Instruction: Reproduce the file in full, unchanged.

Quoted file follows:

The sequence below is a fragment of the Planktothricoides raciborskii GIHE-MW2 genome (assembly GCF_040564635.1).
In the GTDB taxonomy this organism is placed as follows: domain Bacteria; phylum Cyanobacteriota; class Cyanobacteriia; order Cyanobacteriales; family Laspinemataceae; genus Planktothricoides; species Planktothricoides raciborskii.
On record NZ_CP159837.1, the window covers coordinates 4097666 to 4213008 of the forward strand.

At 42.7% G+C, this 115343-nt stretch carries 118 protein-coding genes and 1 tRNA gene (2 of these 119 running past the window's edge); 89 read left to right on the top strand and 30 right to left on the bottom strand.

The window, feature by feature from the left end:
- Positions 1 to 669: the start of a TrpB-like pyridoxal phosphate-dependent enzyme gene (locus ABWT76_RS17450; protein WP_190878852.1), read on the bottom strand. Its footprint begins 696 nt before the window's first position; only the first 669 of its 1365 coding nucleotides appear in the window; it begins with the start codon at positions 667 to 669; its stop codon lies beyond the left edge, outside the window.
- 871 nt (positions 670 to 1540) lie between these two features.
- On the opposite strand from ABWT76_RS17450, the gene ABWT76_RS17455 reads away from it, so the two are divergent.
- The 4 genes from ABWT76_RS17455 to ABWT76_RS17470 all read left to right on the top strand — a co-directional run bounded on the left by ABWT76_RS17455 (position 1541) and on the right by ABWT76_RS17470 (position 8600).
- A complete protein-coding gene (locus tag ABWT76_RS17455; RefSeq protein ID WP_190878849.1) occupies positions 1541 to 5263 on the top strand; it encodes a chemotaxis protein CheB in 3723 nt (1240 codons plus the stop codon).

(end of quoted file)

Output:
The sequence below is a fragment of the Planktothricoides raciborskii GIHE-MW2 genome (assembly GCF_040564635.1).
In the GTDB taxonomy this organism is placed as follows: domain Bacteria; phylum Cyanobacteriota; class Cyanobacteriia; order Cyanobacteriales; family Laspinemataceae; genus Planktothricoides; species Planktothricoides raciborskii.
On record NZ_CP159837.1, the window covers coordinates 4097666 to 4213008 of the forward strand.

At 42.7% G+C, this 115343-nt stretch carries 118 protein-coding genes and 1 tRNA gene (2 of these 119 running past the window's edge); 89 read left to right on the top strand and 30 right to left on the bottom strand.

The window, feature by feature from the left end:
- Positions 1 to 669: the start of a TrpB-like pyridoxal phosphate-dependent enzyme gene (locus ABWT76_RS17450; protein WP_190878852.1), read on the bottom strand. Its footprint begins 696 nt before the window's first position; only the first 669 of its 1365 coding nucleotides appear in the window; it begins with the start codon at positions 667 to 669; its stop codon lies beyond the left edge, outside the window.
- 871 nt (positions 670 to 1540) lie between these two features.
- On the opposite strand from ABWT76_RS17450, the gene ABWT76_RS17455 reads away from it, so the two are divergent.
- The 4 genes from ABWT76_RS17455 to ABWT76_RS17470 all read left to right on the top strand — a co-directional run bounded on the left by ABWT76_RS17455 (position 1541) and on the right by ABWT76_RS17470 (position 8600).
- A complete protein-coding gene (locus tag ABWT76_RS17455; RefSeq protein ID WP_190878849.1) occupies positions 1541 to 5263 on the top strand; it encodes a chemotaxis protein CheB in 3723 nt (1240 codons plus the stop codon).